Times columnist Bill Keller reports in a piece titled Smart Drones
Israel is the first country to make and deploy (and sell, to China, India, South Korea and others) a weapon that can attack pre-emptively without a human in charge. The hovering drone called the Harpy is programmed to recognize and automatically divebomb any radar signal that is not in its database of “friendlies.” No reported misfires so far, but suppose an adversary installs its antiaircraft radar on the roof of a hospital?
Israel is also the world’s second-largest producer of drones, and the largest exporter of drones. Last year, Jefferson Morley at Salon wrote about how Israel’s “drone dominance” is influencing both drone policy and industry here in the US:
Israel’s drone expertise goes back to at least 1970, according to the UAV page of the Israeli Air Force. Mark Daly, an expert on unmanned aircraft at Jane’s Defense in London, notes the Israelis were the first to make widespread use of drones in Israel’s 1982 invasion of Lebanon, when the aircraft were used to monitor troop movements.
Now, as the Arab media and Western reporters such as Scott Wilson of the Washington Post have reported, the Israeli Defense Force uses fleets of constantly hovering drones to intimidate and control the Arab population in the Gaza Strip. (The residents call these drones “zenana,” which both sounds like the aircraft’s distinctive buzz and is Arabic slang for a nagging wife.) The IDF regularly uses drones for targeted assassinations of suspected militants, saying the drones enable them to use “precision strikes” to avoid hurting civilians. Yet as Human Rights Watch has documented, the drone strikes during the Gaza War killed scores of children who were nowhere near armed combatants.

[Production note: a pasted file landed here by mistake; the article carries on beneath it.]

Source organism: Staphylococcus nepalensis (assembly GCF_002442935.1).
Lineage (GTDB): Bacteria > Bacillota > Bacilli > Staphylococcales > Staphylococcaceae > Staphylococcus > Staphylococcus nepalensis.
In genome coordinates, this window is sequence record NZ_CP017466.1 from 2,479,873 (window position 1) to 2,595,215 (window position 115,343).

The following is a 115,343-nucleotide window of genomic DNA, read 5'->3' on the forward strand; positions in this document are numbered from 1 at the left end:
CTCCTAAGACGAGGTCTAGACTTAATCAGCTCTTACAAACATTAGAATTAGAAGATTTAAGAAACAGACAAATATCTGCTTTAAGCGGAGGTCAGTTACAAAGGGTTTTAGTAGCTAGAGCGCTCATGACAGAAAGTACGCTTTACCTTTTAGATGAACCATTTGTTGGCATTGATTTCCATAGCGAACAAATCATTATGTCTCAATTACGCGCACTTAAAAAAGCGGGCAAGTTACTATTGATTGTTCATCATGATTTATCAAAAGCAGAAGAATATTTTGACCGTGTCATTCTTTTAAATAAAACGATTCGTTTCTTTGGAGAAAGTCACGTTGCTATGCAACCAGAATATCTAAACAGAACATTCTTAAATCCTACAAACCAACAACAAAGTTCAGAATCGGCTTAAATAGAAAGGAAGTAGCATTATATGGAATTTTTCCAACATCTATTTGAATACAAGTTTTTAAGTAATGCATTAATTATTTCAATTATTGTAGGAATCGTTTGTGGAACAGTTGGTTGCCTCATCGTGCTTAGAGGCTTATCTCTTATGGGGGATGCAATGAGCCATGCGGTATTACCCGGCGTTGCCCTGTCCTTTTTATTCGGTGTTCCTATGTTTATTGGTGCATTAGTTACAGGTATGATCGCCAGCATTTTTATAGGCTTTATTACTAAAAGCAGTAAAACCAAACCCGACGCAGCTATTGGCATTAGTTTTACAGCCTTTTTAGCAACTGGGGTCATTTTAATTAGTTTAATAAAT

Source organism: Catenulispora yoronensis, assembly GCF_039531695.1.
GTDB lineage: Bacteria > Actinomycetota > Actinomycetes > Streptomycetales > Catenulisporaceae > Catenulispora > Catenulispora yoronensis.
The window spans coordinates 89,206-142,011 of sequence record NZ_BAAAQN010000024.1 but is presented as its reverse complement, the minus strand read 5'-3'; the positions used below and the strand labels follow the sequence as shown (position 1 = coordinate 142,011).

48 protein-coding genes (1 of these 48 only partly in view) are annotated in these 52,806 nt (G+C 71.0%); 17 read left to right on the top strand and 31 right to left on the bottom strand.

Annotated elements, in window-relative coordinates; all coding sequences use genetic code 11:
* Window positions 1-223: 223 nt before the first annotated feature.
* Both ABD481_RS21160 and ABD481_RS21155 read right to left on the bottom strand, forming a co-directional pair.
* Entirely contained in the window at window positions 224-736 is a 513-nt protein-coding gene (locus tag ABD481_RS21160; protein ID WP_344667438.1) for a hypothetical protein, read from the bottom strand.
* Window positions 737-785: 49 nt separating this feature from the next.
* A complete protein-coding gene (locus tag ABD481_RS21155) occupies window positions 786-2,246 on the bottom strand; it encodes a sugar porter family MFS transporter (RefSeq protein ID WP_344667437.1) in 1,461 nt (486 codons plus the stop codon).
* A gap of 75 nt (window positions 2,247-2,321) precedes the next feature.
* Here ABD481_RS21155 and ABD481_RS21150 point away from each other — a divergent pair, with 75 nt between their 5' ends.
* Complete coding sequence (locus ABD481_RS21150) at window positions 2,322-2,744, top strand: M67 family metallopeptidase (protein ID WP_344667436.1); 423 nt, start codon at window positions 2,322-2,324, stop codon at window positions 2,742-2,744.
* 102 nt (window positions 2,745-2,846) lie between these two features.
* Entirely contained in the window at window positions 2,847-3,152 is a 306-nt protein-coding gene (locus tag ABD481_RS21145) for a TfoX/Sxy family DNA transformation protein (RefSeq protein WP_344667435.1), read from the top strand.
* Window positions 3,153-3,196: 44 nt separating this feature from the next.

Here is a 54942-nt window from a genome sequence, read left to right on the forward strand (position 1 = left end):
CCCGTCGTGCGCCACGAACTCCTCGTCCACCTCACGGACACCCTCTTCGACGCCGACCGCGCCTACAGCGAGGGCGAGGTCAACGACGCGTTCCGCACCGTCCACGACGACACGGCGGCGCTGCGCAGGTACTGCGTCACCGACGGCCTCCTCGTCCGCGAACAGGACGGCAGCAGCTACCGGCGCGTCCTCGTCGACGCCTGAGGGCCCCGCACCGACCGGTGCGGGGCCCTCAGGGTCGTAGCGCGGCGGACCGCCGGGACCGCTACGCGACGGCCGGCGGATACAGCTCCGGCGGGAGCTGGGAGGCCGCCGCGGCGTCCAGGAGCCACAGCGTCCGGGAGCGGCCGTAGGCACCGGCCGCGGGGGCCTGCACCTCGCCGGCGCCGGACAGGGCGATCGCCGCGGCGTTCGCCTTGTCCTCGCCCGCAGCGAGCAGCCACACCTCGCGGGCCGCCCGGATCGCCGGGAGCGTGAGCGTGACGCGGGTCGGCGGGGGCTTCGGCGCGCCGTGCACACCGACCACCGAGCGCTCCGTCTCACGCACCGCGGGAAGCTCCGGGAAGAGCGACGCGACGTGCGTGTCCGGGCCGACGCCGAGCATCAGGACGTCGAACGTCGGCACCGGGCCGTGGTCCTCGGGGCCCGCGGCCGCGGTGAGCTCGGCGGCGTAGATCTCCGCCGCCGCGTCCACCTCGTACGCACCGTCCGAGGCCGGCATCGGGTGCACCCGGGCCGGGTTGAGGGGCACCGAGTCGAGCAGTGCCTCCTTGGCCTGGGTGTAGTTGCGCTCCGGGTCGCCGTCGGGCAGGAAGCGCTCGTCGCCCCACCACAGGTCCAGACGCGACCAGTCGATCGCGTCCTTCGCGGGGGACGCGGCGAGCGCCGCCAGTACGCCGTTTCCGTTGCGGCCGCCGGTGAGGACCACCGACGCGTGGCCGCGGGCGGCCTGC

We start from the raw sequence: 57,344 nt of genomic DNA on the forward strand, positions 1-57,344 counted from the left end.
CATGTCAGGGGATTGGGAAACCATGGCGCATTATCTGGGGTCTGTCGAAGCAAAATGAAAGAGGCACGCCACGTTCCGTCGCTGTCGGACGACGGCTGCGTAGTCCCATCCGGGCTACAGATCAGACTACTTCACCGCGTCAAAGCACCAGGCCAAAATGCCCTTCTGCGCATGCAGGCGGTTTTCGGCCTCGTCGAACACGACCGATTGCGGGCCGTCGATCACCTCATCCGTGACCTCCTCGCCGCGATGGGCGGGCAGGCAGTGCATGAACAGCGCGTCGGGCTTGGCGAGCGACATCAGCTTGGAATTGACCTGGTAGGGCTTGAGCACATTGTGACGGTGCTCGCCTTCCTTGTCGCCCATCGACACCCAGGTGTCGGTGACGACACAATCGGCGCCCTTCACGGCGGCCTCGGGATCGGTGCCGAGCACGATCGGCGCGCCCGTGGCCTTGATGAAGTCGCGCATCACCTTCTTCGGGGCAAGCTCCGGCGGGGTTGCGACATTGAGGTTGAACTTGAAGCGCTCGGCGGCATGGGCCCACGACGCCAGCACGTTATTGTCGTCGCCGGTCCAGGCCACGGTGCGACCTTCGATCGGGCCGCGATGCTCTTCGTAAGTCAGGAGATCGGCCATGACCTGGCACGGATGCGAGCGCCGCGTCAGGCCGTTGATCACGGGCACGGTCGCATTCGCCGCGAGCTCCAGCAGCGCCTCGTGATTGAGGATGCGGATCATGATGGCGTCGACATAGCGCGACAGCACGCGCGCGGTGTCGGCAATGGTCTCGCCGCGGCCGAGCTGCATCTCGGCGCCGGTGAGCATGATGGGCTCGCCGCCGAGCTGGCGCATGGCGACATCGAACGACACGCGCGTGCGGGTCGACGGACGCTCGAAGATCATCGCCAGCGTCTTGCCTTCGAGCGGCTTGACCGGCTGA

As for domestic drone uses, the Israeli example is perhaps most instructive at the U.S. border. The 5 million Palestinian Arabs living in and around Israel, like the 11 undocumented resident aliens in the United States, are ineligible for citizenship in the land they call home. Both groups are subject to monitoring, barriers to entry and rapid expulsion. Not surprisingly one of the first uses of drones by the Department of Homeland Security was to monitor the U.S.-Mexico border, where it now flies Israeli-made Hermes 450 drones.
Keller’s piece quotes Professor Ronald Arkin, director of the Mobile Robot Laboratory at Georgia Tech, who argues that such automation could “make war more humane. Robots may lack compassion, but they also lack the emotions that lead to calamitous mistakes, atrocities and genocides: vengefulness, panic, tribal animosity.” Ironically, Israel is perhaps the one state that could reap the most benefits from such a development.